He'll become an unrestricted free agent this summer, poised to earn a big payday based on the way he's carved out a vital role on a winning team in the Mavericks. And they're still not out of championship contention, yet.

Daniel Gafford

Another Bull-turned-Maverick, the Bulls drafted Gafford in the second round of the 2019 NBA Draft. He played in the shadow of Wendell Carter Jr. as a backup center. But when Carter went down with an injury in 2021, Gafford was exposed as the backup center he truly was back then.

That's before he catapulted his career in Washington, averaging double figures for two straight seasons. There, he earned a starting spot in the lineup, along with over 20 minutes per game, which is well more than the 12-14 minutes he averaged in Chicago.

The Mavericks sent Richaun Holmes and a first-round pick to Washington to acquire him at the NBA trade deadline this past regular season. Ever since, he's dominated in a center-heavy team including Derrick Lively, Dwight Powell and Maxi Kleber (injured).

In the Thunder series, Gafford averaged 11 points and 7.5 rebounds per game. He's played a crucial role on both ends of the floor, providing some serious rim protection, also.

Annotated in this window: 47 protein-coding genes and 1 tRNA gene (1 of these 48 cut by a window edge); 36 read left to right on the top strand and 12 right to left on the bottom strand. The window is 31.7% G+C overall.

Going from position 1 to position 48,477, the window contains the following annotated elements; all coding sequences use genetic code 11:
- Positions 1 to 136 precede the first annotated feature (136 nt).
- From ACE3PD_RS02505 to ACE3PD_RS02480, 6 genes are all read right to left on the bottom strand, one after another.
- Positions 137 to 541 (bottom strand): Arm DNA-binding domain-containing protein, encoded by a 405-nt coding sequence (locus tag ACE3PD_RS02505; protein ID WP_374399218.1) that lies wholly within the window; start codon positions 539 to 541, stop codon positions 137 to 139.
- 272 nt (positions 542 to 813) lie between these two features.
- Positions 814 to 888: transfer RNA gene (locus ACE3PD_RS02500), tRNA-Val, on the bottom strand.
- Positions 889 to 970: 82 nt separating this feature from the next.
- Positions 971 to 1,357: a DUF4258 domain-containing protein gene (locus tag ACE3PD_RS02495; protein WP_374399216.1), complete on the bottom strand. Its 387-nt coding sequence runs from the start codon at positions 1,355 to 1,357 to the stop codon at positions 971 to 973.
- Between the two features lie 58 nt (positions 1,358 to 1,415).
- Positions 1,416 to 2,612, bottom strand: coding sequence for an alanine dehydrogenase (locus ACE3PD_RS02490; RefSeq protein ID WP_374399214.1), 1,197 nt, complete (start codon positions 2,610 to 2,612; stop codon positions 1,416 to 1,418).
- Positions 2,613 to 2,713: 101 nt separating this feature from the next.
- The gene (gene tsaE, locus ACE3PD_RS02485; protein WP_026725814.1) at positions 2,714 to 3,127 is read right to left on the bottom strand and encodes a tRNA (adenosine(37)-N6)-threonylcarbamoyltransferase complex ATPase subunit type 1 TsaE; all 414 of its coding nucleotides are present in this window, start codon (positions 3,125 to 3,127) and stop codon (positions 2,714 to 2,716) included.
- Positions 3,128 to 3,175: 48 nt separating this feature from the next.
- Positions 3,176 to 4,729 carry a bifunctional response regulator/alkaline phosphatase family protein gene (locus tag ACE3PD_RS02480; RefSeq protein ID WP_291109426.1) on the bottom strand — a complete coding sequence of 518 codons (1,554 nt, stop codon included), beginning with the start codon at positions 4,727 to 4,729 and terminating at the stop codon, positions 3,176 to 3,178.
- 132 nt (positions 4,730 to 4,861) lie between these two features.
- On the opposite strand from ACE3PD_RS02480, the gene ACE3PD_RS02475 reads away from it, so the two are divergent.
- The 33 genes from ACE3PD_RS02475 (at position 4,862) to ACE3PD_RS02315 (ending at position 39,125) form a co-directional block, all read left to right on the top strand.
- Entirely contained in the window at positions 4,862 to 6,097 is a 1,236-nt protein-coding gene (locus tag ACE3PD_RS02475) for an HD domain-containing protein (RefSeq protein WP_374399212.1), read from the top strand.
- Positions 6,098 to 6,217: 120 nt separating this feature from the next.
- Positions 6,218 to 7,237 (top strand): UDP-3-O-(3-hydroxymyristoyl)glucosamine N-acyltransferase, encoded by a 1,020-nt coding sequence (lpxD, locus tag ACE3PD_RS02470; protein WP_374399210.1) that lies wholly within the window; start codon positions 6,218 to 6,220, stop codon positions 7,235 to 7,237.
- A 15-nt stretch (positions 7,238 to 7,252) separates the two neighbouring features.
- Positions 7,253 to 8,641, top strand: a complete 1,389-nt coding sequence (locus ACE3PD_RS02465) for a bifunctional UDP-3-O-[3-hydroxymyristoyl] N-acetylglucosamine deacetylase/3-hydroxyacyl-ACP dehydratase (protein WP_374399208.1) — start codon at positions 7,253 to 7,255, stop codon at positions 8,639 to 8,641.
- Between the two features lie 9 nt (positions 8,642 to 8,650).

Tom Thibodeau

Thibodeau coached the Bulls through the electric Derrick Rose era that saw them fall short in the playoffs in five straight seasons, making it as far as the Eastern Conference Finals in 2010-11. Now, he's looking for that ring he's never earned with the Knicks, where he's been for the last four seasons.

The Knicks front office probably deserves a heftier tip of the cap for acquiring Jalen Brunson two offseasons ago and trading RJ Barrett and Immanuel Quickley for OG Anunoby this season. But Thibodeau has been the five-star Michelin chef to cook up the front office's recipe for them.

They finished this season with the fifth-best defense in the league, allowing around 108 points per game. Their 50-32 regular season record was good enough to give them the No. 2 seed in the Eastern Conference playoffs, too.